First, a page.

The nation’s second-largest school district will be upended Monday as Los Angeles teachers are set to go on strike.

Teachers and their union say they are fighting for higher pay, lower class sizes, and more support for district schools. The district says it agrees with many of the union’s demands, but can’t pay for them given its fiscal realities.

The United Teachers of Los Angeles rejected a final offer from the district Friday afternoon, which included steeper class size reductions and more nurses and counselors for schools. There was no bargaining over the weekend.

What will happen at Los Angeles schools on Monday?

Schools will remain open — with other staff, emergency substitutes, and parent volunteers supervising kids. Teachers will be outside picketing. Inside, the L.A. Times reports that “schools have been preparing to keep students together in large spaces and use online education when they can.”

Is this a continuation of the #RedForEd wave of teacher protest?

Yes and no. Schools staying open marks one crucial difference from what happened when teachers went on strike in West Virginia last year, closing schools for nearly two weeks. That was the start of a wave of teacher activism focused on school funding and teacher pay, reaching Oklahoma, Kentucky, and Arizona.

The L.A. Times has a helpful look at why this strike is both similar to and different from the ones across the country last year. Unlike in those red states, it notes, California teachers can’t be portrayed as “victims of Republican machinations” because the state government is reliably Democratic:

An us-versus-them construct, however, does not translate readily to California, where unions are among the state’s most powerful special interests.

And L.A. teachers must face off against a district whose leaders echo their union’s demand for increased state and federal funding for schools.

The union leader also is trying to put forward a complex argument on funding. While [UTLA president Alex] Caputo-Pearl argues that the state needs to do much more, he also says that L.A. Unified is hoarding a fortune — and that district leadership is choosing to starve its schools.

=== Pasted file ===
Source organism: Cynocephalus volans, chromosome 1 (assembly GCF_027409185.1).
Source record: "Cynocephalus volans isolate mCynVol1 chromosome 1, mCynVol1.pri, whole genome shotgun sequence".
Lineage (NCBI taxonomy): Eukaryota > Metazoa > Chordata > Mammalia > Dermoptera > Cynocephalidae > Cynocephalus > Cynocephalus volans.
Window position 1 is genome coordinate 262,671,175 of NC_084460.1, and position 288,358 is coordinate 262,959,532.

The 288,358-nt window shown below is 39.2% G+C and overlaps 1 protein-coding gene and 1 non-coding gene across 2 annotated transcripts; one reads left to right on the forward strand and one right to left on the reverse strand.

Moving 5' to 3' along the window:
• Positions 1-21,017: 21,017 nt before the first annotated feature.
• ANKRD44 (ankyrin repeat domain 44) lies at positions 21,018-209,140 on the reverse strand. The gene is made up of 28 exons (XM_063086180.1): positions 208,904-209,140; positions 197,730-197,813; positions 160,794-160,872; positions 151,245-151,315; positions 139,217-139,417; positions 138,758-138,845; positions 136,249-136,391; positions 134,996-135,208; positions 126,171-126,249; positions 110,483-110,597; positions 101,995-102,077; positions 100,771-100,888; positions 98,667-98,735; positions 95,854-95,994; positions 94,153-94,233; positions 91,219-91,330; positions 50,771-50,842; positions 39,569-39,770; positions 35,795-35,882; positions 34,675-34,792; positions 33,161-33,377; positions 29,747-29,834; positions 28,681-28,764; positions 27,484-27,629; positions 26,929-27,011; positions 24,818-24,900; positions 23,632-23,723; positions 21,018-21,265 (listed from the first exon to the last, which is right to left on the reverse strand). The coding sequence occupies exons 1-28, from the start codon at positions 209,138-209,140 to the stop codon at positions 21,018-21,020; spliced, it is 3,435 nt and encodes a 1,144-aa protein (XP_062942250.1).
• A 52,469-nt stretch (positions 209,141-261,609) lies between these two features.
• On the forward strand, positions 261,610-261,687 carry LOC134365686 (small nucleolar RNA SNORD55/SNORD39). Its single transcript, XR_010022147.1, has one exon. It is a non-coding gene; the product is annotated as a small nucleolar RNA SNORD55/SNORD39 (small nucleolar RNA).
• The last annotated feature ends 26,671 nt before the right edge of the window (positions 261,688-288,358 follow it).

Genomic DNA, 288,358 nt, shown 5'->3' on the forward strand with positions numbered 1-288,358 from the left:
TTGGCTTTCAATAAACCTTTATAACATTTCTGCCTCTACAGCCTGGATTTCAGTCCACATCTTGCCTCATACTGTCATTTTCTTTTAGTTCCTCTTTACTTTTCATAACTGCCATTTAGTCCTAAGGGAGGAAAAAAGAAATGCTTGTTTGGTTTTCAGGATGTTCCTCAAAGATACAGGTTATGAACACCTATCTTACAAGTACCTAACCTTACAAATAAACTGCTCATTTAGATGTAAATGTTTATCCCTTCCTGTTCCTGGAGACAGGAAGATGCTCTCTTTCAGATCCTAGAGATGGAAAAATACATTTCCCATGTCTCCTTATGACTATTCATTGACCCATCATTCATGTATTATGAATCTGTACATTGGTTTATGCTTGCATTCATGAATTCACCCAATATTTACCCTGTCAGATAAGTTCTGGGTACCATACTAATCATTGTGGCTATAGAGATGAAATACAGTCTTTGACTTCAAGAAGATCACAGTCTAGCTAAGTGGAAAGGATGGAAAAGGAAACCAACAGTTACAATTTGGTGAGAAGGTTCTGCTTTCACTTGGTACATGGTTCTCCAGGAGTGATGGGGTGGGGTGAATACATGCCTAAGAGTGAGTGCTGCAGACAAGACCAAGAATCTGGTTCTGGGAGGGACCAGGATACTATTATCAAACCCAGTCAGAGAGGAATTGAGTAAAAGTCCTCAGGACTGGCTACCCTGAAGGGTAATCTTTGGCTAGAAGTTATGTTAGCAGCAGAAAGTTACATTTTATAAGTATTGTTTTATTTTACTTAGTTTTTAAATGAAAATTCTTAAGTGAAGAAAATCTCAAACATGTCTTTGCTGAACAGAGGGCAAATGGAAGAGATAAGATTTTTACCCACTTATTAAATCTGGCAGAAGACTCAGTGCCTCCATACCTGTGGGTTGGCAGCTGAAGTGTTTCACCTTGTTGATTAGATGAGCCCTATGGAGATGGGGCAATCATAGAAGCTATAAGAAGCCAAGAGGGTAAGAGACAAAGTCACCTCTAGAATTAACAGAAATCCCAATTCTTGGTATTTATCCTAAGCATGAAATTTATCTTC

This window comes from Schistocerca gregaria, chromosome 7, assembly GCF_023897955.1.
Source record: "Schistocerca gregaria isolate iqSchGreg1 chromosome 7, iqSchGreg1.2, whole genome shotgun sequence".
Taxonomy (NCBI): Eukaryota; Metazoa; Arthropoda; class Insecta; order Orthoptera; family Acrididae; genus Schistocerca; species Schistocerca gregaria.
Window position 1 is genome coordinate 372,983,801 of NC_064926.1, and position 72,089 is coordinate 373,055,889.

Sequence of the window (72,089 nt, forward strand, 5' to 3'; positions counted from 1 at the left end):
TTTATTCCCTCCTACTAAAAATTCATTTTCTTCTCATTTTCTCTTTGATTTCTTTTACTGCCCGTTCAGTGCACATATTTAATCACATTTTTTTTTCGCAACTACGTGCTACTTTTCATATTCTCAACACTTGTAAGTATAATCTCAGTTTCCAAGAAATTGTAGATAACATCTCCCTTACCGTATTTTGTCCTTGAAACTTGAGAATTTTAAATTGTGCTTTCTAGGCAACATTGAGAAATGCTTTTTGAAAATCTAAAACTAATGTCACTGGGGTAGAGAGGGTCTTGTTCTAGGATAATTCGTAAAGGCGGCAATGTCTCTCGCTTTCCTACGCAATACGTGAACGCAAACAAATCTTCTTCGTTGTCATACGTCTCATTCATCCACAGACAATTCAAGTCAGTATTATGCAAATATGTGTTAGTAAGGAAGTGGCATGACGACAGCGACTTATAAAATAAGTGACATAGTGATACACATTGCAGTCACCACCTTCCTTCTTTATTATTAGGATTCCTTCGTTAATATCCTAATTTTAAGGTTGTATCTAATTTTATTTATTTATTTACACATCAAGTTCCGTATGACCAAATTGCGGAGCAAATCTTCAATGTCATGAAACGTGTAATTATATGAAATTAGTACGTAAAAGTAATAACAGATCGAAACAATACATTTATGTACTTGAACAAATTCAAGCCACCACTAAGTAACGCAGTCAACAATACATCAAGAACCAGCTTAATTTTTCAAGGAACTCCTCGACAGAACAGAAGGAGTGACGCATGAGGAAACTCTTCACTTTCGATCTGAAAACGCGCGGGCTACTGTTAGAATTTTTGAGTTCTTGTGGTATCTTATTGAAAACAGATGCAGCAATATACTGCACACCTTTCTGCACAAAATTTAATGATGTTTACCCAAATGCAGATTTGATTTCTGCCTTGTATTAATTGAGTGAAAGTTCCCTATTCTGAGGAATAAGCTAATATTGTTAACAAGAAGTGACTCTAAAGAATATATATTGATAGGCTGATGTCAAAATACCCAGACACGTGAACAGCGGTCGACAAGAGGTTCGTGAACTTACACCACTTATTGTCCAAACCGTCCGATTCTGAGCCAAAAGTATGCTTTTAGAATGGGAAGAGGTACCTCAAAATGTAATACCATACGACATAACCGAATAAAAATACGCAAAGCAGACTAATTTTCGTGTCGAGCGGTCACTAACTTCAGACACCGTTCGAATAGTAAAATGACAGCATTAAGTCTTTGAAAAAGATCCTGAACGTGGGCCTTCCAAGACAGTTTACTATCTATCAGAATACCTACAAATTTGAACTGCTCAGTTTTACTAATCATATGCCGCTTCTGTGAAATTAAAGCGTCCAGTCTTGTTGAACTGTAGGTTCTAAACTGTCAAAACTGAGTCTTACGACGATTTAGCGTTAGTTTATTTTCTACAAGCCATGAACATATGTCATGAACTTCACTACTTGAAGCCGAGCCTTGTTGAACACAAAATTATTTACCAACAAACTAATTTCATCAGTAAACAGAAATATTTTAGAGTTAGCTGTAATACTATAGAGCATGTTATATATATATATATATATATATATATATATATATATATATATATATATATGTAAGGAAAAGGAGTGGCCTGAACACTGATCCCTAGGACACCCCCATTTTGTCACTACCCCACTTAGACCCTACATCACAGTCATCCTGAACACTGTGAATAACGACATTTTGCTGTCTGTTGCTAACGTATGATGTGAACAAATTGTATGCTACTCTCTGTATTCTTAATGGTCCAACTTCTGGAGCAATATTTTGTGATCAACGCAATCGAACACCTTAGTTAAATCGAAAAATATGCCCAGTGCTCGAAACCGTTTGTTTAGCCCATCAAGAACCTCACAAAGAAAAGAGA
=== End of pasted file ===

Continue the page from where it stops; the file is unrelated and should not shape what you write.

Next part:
What are the union and the district really fighting about?

The L.A. Times broke down the essential disagreement over funding in a separate story this weekend. In short: Although the district currently has a substantial surplus, the district’s analyses, as well as one from L.A. County, suggest it will soon turn into a deficit. The union claims the district is “hoarding” money, while the district says it’s simply being prudent. At the same time, a proposed budget from the state’s new governor, Gavin Newsom, could bring an infusion of new resources. Reporter Howard Blume ends it here:

Beutner says the union’s demands would cost $3 billion. That’s debatable, partly because the union has not responded to the district with specifics on how much smaller it is asking for classes to be. The union’s position, so far, is to demand the elimination of a contract clause that gives the district broad authority over class sizes. …

Everyone wants smaller class sizes — teachers, parents, students. But meaningful class-size reduction is one of the most expensive reforms in education.

What about charter schools?

Unlike in most places that saw teacher strikes last year, Los Angeles is set to see charter schools play a big role in striking teachers’ rhetoric.

The union has gone on the attack against charters, which serve about one in five Los Angeles public school students and are mostly non-unionized. UTLA recently called for stopping any new charters from opening, pinning the district’s financial struggles on their growth.